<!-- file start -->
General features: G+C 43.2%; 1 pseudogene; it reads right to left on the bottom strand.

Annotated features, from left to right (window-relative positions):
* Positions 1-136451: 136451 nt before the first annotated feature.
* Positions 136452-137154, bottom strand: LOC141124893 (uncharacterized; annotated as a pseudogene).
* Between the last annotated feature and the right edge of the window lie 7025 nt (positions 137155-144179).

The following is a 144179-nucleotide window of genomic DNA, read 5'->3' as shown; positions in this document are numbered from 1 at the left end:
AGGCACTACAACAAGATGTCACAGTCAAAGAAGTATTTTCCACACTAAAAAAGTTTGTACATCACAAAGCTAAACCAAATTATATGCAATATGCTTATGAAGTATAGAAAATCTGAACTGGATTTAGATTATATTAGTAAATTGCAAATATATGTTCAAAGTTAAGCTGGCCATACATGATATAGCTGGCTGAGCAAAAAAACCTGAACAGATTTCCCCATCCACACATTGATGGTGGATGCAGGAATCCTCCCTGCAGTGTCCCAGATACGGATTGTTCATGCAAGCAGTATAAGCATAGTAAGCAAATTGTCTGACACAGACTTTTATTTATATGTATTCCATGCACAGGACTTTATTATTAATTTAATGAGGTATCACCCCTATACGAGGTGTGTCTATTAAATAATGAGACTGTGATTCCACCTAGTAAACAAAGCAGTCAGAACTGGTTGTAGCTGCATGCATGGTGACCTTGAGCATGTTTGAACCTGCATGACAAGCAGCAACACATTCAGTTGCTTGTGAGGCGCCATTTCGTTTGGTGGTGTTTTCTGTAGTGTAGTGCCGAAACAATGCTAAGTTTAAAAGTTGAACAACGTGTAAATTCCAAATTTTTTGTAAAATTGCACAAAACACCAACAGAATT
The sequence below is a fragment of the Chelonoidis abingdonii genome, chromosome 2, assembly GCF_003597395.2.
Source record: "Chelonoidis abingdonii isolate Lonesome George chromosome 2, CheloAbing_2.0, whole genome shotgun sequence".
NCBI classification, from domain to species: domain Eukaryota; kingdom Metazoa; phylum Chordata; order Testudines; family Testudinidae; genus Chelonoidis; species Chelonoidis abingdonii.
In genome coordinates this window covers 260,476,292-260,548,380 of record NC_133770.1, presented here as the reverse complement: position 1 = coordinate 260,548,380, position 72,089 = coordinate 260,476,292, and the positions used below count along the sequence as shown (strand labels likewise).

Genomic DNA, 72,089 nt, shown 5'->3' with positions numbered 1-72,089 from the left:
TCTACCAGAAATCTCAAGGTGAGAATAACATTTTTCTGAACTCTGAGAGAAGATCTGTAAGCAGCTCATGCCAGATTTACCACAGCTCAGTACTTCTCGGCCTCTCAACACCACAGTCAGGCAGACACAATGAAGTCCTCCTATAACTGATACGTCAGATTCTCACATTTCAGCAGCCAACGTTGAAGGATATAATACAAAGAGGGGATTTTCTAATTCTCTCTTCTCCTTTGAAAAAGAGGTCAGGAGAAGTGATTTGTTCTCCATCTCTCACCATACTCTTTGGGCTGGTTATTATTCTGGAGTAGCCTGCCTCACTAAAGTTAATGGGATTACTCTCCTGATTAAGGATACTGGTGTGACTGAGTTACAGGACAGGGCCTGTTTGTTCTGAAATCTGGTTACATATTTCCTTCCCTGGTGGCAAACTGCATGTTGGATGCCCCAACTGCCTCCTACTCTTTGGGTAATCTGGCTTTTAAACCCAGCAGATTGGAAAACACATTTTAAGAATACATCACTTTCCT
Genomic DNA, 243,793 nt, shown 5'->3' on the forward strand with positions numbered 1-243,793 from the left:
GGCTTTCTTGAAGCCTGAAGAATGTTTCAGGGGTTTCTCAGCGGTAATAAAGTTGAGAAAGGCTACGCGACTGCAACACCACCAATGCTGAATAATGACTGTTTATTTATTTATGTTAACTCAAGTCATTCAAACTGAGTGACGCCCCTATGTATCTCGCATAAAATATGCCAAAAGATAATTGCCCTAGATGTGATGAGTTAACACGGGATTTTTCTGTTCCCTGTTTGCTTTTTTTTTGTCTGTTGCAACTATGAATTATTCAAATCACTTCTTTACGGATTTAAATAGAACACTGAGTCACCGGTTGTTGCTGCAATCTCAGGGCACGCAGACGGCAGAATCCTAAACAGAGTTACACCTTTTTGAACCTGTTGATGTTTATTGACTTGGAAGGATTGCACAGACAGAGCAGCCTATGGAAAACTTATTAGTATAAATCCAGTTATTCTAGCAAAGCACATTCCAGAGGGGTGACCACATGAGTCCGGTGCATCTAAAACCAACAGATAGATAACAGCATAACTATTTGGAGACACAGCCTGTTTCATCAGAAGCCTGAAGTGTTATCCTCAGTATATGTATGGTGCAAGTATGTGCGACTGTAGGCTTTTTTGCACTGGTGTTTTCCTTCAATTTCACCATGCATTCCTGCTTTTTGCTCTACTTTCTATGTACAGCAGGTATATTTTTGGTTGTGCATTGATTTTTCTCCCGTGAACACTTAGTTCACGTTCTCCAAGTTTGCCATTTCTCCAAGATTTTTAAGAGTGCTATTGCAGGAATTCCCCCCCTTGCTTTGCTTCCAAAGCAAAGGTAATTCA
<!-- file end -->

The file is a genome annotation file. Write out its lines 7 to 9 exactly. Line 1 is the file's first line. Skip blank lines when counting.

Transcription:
AGGCACTACAACAAGATGTCACAGTCAAAGAAGTATTTTCCACACTAAAAAAGTTTGTACATCACAAAGCTAAACCAAATTATATGCAATATGCTTATGAAGTATAGAAAATCTGAACTGGATTTAGATTATATTAGTAAATTGCAAATATATGTTCAAAGTTAAGCTGGCCATACATGATATAGCTGGCTGAGCAAAAAAACCTGAACAGATTTCCCCATCCACACATTGATGGTGGATGCAGGAATCCTCCCTGCAGTGTCCCAGATACGGATTGTTCATGCAAGCAGTATAAGCATAGTAAGCAAATTGTCTGACACAGACTTTTATTTATATGTATTCCATGCACAGGACTTTATTATTAATTTAATGAGGTATCACCCCTATACGAGGTGTGTCTATTAAATAATGAGACTGTGATTCCACCTAGTAAACAAAGCAGTCAGAACTGGTTGTAGCTGCATGCATGGTGACCTTGAGCATGTTTGAACCTGCATGACAAGCAGCAACACATTCAGTTGCTTGTGAGGCGCCATTTCGTTTGGTGGTGTTTTCTGTAGTGTAGTGCCGAAACAATGCTAAGTTTAAAAGTTGAACAACGTGTAAATTCCAAATTTTTTGTAAAATTGCACAAAACACCAACAGAATT
The sequence below is a fragment of the Chelonoidis abingdonii genome, chromosome 2, assembly GCF_003597395.2.
Source record: "Chelonoidis abingdonii isolate Lonesome George chromosome 2, CheloAbing_2.0, whole genome shotgun sequence".